The re-elected leader became the first French president to win a second consecutive term in twenty years.
Qatar’s Amir Sheikh Tamim bin Hamad Al Thani has congratulated French President Emmanuel Macron on his re-election for a second term on Sunday.
The Gulf state’s Deputy Amir Sheikh Abdullah Bin Hamad Al Thani also congratulated the French president.
AFP reported that projections ahead of Macron’s victory showed that he secured between 57.6% and 58.2% of the votes against his far right rival Marine Le Pen. Macron had also defeated Le Pen in 2017 by winning 66% of the votes.
According to Reuters, Macron won around 59% of votes by 18-24 year-olds with the vote almost evenly split in other age categories.
Macron became the first French president to win a second term in twenty years.
The French leader’s supporters went to Champ de Mars, central Paris, to celebrate his victory.
Following his triumph, Macron pledged to address the anger raised by Le Pen’s supporters following her loss.
“An answer must be found to the anger and disagreements that led many of our compatriots to vote for the extreme right. It will be my responsibility and that of those around me,” said Macron during his victory speech, as quoted by the AFP.
Le Pen has announced her plans to run for the June parliamentary elections, saying that she would “never abandon” the French.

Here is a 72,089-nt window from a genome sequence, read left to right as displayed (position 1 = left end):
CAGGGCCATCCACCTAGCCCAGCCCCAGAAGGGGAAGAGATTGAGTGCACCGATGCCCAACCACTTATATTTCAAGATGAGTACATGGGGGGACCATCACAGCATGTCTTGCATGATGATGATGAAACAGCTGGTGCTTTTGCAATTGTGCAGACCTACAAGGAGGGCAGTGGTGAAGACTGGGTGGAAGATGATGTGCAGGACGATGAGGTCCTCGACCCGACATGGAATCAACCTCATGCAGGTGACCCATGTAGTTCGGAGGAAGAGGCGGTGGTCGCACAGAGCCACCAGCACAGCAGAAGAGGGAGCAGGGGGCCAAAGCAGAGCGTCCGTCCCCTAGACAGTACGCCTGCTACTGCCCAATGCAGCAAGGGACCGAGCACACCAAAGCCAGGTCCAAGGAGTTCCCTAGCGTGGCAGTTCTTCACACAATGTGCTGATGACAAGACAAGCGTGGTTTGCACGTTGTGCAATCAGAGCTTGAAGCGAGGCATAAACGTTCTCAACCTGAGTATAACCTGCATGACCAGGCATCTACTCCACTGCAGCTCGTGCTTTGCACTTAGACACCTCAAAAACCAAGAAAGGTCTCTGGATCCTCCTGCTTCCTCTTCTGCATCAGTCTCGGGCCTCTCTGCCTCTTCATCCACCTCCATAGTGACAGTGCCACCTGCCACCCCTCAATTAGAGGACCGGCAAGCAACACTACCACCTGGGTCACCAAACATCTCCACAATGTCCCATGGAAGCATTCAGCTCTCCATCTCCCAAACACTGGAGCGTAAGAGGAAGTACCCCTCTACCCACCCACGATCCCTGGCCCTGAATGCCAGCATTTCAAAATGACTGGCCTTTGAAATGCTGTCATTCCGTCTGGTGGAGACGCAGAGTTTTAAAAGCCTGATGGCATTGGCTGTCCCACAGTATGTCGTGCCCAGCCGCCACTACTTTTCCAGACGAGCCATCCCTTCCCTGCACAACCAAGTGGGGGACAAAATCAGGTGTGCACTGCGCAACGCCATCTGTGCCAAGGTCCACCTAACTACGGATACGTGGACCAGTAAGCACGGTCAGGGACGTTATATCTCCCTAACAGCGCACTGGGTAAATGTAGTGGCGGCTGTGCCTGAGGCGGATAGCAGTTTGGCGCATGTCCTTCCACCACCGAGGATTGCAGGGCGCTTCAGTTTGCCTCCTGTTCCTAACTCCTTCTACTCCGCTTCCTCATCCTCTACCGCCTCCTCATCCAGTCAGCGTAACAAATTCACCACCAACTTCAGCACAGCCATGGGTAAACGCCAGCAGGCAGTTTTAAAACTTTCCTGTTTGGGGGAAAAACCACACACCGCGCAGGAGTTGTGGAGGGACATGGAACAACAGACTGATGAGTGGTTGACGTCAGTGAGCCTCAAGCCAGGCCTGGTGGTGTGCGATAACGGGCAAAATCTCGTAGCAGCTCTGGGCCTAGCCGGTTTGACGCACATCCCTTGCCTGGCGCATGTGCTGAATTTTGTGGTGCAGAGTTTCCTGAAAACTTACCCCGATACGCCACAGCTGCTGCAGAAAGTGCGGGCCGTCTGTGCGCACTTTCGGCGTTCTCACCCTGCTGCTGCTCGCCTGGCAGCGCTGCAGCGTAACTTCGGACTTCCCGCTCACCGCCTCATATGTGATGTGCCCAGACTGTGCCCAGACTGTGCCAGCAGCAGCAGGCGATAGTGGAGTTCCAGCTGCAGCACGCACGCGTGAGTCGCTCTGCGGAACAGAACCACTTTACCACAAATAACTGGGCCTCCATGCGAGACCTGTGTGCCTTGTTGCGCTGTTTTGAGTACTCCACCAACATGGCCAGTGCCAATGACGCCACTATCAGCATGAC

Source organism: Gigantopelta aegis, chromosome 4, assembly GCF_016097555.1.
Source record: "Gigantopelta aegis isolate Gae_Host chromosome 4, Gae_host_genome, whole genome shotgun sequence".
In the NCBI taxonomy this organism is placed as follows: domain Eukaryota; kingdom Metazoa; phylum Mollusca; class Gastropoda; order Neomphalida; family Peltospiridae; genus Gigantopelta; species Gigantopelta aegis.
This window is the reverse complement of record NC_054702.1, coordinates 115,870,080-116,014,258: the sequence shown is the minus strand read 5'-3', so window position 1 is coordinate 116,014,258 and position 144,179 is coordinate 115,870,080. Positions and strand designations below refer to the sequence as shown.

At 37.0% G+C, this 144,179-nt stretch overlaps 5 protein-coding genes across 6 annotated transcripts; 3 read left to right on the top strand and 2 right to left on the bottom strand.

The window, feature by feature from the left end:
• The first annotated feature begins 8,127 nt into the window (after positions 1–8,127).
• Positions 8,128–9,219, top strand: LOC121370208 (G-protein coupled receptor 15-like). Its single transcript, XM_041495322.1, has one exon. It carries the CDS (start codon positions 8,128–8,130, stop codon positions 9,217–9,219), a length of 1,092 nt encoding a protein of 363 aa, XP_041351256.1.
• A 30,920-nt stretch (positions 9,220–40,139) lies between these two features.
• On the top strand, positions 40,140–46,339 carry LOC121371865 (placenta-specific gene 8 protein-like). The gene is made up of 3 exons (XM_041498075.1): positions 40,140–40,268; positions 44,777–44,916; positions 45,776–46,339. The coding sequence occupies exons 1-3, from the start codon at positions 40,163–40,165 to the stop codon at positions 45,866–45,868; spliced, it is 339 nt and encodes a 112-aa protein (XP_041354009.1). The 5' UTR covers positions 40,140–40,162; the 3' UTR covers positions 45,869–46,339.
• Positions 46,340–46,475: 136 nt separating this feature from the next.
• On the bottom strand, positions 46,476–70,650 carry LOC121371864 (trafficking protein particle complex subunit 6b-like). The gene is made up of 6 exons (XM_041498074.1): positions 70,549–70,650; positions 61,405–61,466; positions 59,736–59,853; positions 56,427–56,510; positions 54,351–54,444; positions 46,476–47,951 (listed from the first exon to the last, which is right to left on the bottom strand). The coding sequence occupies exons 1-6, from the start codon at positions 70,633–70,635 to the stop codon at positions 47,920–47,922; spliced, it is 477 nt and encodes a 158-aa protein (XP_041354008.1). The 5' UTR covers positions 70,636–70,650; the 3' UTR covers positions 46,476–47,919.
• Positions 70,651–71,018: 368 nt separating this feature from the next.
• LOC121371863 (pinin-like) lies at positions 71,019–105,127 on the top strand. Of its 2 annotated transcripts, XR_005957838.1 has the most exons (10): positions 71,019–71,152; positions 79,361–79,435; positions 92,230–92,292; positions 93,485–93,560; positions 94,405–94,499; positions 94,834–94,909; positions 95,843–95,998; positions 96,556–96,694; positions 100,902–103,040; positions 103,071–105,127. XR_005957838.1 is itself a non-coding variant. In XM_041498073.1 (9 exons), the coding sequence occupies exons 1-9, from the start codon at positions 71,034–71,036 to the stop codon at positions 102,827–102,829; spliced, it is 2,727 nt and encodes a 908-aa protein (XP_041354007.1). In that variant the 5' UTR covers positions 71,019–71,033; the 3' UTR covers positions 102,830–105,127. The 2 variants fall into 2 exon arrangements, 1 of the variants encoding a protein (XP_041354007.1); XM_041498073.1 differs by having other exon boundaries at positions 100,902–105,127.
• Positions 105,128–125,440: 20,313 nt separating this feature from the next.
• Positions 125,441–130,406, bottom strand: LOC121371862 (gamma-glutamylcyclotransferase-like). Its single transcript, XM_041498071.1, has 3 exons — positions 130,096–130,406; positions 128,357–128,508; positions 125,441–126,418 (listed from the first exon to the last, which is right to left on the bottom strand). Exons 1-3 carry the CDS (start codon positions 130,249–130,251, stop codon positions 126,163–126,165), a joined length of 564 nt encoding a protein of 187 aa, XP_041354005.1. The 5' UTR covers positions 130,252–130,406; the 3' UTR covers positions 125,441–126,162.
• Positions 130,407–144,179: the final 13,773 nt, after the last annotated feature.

“This evening, we launch the great battle for the legislative elections,” said Le Pen.
Results from the first round of elections showed 41.7% of Qatar’s French population voted for Macron, 6.3% for Le Pen, 27.6% voted for Jean-Luc Mélenchon, 10% Eric Zemmour, and 6.7% voted for right-wing Valérie Pécresse.
In total, 16% of the French migrants in Qatar voted anti-immigration and anti-Muslim during the first round.
Leaders from the European Union were quick to congratulate Macron, describing his win as a victory for the region.
“The citizens have chosen a France committed to a free, strong and fair EU. Democracy wins. Europe wins,” tweeted Spain’s Prime Minister Pedro Sanchez.
Le Pen had vowed to impose a headscarf ban due to her belief of it being “symbol of women’s submission” and linked Islam to terrorism during the weekend’s presidential debate.
“The real issue is Islamist terrorism. We must pass legislation against the Islamist ideology that is attacking the very foundations of our Republic,” said the far-right politician.
Macron then responded by saying,“I’m not in favour of banning religious symbols in public. Secularism is a freedom.”
Islamophobia in France has been on the rise under Macron’s rule.
Data collected by the Central Intelligence Service Territorial Ministry of the Interior (SCRT) in 2020 found that anti-Muslim attacks had increased by 52% in comparison to 2019.
The increase was seen particularly during the last quarter of 2020, at a time when offensive Charlie Hebdo cartoons of the Prophet Muhammad resurfaced and sparked controversy worldwide.
This was followed with a terrible incident in which a teacher in France was killed for showing his class the cartoons.
France responded with a large-scale crackdown on Islamic entities in the country, raiding more than 50 mosques and associations.
Macron had described Islam as a religion “in crisis” worldwide and said that his country would “not give up cartoons.” This has triggered global controversy and a boycott campaign by some of Qatar’s population of French products.